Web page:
Downing Street has signalled the Queen’s Speech may be delayed, as Theresa May attempts to get her plan for government in order after her humiliating election performance.
The State Opening of Parliament had been pencilled in for Monday June 19, but Ms May’s official spokesman said an update on timings was expected today.
A move to delay the passing of her legislative programme through the Commons comes as she is still scrambling to secure a deal with the Northern Irish DUP, without whose support she has no majority in the Chamber.
After Ms May failed to secure enough seats in the election, key Tory figures have admitted the manifesto on which the party stood will have to be altered. Brexit Secretary David Davis said this morning it would likely be “pruned”.
In a briefing the Prime Minister’s official spokesman declined to confirm that the Queen’s Speech would still be held on June 19 as previously announced, saying that Leader of the Commons Andrea Leadsom will soon be releasing a statement on the date.
Scottish Tory leader Ruth Davidson and Chancellor Philip Hammond have both stressed the need to put the economy, as opposed to immigration, first in Brexit negotiations.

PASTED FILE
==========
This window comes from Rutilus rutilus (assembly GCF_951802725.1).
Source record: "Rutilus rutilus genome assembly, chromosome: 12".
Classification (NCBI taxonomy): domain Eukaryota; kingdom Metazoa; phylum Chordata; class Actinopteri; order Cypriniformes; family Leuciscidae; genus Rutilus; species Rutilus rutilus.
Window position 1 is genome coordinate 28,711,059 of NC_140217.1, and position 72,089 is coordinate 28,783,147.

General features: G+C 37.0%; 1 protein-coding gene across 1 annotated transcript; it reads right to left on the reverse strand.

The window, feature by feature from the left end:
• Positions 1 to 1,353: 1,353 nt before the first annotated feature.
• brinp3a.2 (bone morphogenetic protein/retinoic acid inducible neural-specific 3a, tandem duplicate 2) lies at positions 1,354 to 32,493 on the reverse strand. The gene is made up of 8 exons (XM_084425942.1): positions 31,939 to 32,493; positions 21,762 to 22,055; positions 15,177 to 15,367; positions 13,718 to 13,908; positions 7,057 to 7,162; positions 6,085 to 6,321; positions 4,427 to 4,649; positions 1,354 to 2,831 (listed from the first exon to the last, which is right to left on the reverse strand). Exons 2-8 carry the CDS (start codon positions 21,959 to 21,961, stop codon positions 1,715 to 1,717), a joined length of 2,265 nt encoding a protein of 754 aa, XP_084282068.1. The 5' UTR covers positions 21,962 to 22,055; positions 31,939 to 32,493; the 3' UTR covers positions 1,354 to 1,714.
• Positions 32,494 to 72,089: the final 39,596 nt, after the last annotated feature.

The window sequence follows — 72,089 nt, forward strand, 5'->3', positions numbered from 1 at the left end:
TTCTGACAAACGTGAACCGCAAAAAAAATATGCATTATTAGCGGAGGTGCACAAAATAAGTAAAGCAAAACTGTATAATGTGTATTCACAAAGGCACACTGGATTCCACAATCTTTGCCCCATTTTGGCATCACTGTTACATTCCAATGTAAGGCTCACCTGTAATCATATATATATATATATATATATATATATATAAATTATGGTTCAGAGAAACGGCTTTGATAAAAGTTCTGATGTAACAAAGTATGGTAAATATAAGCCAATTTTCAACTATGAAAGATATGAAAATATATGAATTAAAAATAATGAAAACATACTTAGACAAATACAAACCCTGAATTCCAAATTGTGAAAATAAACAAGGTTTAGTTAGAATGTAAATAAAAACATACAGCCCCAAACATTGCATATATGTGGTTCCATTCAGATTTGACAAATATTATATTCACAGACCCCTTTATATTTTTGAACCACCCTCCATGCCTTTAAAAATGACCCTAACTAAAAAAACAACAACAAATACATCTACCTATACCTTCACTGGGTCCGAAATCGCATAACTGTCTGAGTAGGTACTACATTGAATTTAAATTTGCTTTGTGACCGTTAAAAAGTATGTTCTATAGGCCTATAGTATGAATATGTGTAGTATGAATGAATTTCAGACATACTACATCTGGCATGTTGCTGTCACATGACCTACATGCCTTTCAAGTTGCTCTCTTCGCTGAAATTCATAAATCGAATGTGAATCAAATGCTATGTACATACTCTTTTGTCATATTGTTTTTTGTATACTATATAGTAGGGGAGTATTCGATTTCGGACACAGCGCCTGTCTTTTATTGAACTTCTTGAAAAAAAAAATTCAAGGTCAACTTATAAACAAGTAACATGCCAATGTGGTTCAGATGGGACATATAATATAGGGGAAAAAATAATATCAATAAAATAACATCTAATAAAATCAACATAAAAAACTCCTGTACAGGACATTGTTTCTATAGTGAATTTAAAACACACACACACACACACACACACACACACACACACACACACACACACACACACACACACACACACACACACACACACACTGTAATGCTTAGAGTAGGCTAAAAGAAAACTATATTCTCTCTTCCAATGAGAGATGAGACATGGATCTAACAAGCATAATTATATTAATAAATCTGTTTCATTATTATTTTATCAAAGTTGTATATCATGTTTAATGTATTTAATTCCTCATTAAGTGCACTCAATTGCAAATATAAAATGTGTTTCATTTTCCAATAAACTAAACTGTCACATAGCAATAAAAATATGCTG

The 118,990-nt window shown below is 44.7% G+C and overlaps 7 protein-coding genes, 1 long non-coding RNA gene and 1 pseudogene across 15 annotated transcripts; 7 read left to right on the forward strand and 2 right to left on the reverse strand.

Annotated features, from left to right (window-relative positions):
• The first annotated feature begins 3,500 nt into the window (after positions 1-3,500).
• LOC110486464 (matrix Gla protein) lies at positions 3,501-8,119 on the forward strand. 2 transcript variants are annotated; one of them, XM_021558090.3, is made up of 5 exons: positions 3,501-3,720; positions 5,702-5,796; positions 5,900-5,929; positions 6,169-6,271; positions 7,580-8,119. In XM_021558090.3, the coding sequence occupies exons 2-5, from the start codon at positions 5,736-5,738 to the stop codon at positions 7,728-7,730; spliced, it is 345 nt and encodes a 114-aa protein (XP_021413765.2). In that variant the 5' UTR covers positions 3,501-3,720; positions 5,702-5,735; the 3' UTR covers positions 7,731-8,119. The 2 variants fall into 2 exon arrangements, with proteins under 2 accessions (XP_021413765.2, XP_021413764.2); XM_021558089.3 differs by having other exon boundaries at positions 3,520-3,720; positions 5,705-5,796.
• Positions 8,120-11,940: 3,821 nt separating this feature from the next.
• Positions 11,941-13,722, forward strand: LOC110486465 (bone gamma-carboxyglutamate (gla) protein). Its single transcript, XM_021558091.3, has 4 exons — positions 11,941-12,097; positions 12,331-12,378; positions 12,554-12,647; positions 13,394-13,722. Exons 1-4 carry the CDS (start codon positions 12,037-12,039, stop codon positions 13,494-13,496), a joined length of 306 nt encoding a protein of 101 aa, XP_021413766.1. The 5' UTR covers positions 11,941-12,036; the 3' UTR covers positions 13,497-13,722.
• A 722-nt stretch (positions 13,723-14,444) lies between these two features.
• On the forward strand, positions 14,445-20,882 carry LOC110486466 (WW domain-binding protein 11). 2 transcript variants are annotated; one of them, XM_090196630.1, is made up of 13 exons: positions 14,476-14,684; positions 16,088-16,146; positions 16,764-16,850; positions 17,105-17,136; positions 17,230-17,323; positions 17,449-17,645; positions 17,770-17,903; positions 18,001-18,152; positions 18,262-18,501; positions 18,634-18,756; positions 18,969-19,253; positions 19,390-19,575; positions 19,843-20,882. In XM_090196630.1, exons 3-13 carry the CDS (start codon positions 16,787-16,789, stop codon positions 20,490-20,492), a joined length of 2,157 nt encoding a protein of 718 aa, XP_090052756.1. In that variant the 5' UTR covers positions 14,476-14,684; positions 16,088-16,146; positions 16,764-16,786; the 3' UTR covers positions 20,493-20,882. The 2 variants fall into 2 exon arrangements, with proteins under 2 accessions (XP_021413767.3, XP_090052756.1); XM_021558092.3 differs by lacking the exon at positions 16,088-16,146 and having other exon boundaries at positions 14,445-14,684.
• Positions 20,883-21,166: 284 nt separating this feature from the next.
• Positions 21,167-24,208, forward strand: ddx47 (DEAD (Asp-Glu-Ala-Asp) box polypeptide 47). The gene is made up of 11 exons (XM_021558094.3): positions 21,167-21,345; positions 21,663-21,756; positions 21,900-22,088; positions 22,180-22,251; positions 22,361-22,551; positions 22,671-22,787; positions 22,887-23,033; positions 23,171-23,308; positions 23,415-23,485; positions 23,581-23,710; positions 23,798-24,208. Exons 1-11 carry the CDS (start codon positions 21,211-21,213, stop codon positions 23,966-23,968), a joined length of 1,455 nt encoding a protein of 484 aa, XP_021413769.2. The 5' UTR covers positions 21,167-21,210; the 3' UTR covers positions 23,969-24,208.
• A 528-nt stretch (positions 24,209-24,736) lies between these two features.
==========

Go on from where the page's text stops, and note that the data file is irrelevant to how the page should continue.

Members of the parliamentary party are also demanding Ms May revisit her approach to Brexit. She will face the wrath of backbenchers at a crunch meeting on Monday afternoon, at which her MPs want her to show contrition for her woeful election campaign and tell them how she will change her leadership style.
DUP leader Arlene Foster is due in Downing Street on Tuesday, when the Prime Minister will seek to hammer out what the unionist party wants in return for supporting the Government’s programme.
Mr Davis said the position the Government is in means it is expected that “some elements of the manifesto will be pruned away” as Ms May sets out her new agenda.
Plans to drop the triple lock on pensions and introduce means-testing for the winter fuel allowance are likely to be ditched as they face opposition from the DUP.
Ms May could also avoid time-consuming divisive issues such as a vote on repealing the fox hunting ban. The Prime Minister’s pet project of introducing a new wave of grammar schools, which has provoked anger among some of her own backbenchers, may also fall by the wayside.
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